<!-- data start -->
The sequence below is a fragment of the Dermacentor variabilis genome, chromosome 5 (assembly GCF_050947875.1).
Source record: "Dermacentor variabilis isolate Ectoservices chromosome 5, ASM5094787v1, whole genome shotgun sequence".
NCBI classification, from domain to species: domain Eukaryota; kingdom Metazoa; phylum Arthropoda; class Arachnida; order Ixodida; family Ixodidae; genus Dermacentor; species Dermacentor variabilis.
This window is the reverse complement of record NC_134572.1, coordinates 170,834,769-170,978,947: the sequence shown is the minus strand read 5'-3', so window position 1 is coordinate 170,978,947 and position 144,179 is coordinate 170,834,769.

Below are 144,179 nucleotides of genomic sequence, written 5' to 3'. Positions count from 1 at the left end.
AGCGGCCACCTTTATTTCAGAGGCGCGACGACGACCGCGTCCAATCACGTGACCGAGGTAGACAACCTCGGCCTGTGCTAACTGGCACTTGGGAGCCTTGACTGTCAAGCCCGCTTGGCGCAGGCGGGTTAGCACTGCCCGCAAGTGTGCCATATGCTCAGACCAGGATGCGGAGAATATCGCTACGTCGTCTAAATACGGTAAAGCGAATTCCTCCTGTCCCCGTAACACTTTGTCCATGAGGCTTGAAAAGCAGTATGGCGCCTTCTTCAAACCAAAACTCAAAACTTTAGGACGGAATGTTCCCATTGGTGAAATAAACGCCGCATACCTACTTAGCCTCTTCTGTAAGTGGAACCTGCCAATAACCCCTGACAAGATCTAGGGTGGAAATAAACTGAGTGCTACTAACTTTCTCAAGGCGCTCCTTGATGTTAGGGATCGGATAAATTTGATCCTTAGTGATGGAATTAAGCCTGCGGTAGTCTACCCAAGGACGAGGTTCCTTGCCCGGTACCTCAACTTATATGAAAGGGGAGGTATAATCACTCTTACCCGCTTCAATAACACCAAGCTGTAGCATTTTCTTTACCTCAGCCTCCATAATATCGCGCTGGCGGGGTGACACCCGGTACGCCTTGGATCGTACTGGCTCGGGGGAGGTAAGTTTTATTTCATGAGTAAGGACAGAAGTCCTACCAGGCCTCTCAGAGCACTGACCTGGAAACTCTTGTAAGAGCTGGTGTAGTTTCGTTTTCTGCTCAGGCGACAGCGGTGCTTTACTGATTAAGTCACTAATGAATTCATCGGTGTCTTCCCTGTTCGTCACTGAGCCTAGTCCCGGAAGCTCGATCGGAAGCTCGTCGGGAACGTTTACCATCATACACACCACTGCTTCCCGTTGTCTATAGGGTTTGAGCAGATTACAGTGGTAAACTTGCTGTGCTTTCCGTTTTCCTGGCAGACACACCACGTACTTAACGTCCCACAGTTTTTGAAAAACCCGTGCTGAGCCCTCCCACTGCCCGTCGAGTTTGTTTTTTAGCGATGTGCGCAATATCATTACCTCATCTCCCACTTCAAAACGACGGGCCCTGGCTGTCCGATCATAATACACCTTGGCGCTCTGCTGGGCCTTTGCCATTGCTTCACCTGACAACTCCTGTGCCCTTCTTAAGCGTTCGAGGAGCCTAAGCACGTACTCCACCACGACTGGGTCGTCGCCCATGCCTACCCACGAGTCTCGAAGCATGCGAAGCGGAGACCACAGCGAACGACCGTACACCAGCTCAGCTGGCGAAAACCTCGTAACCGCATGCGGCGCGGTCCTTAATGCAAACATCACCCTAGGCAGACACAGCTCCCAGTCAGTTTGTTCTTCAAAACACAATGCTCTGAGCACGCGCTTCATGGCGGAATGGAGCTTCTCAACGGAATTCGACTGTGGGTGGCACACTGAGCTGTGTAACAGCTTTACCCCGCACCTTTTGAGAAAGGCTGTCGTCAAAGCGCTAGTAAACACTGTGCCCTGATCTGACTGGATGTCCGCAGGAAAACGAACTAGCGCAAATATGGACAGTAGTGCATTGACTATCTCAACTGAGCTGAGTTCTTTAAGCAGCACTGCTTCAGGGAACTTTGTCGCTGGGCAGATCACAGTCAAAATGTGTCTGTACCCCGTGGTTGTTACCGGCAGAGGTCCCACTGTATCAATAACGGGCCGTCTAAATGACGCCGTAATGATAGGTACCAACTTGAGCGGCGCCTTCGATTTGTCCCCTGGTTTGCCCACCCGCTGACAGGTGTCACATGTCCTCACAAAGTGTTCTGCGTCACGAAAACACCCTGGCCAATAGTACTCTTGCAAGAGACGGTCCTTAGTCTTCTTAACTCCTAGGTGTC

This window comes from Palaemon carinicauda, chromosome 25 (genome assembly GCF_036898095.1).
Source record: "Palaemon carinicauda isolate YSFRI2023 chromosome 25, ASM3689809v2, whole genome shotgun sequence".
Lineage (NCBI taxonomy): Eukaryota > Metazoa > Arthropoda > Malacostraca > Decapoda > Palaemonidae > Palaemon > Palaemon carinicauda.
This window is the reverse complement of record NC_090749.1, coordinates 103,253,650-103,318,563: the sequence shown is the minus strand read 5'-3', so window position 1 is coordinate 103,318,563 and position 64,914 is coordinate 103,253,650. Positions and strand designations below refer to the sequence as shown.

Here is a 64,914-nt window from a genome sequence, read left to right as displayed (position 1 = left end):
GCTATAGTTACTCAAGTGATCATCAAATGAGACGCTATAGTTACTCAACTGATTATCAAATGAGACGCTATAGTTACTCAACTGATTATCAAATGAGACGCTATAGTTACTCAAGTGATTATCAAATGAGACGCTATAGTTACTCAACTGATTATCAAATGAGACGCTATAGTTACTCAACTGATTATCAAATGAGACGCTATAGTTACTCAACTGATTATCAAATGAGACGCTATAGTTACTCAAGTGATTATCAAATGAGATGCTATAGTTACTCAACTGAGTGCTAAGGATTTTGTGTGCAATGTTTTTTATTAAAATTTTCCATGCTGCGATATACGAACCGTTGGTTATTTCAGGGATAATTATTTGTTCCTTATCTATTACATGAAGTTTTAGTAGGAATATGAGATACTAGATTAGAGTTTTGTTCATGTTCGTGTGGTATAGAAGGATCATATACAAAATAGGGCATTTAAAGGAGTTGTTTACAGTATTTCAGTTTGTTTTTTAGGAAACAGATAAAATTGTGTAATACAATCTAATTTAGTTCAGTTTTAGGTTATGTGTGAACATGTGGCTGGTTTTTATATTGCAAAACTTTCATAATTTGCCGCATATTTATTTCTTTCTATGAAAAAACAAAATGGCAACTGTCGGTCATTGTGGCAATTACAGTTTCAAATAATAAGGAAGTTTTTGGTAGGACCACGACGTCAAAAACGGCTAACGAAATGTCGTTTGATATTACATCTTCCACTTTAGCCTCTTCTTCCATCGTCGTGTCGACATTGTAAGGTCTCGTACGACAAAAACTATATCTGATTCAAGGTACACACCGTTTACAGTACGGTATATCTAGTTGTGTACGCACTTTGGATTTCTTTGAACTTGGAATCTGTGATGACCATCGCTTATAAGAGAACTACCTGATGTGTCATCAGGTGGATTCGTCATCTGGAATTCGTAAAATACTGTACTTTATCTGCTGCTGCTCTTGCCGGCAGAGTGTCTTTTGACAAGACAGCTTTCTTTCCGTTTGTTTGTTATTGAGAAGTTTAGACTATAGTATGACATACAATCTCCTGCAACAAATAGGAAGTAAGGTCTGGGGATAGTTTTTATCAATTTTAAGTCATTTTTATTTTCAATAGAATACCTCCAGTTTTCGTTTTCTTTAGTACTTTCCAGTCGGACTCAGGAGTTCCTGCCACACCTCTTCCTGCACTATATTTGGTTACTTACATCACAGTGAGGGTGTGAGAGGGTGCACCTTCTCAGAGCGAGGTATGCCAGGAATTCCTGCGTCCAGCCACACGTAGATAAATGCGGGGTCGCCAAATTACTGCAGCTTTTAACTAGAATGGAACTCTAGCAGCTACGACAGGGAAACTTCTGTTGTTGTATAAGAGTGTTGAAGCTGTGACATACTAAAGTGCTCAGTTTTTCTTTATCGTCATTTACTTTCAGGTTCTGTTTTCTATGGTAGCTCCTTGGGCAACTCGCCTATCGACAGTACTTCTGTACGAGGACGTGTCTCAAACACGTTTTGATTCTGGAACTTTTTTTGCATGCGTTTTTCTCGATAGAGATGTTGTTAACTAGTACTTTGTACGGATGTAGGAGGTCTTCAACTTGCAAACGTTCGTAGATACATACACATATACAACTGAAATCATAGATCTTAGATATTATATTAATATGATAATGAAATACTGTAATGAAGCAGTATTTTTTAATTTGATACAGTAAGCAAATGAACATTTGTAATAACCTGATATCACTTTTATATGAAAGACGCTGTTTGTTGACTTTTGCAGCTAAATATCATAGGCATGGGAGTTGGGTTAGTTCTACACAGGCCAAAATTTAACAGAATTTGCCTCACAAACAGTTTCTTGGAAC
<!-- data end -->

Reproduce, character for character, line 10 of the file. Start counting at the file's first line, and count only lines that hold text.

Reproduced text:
This window is the reverse complement of record NC_090749.1, coordinates 103,253,650-103,318,563: the sequence shown is the minus strand read 5'-3', so window position 1 is coordinate 103,318,563 and position 64,914 is coordinate 103,253,650. Positions and strand designations below refer to the sequence as shown.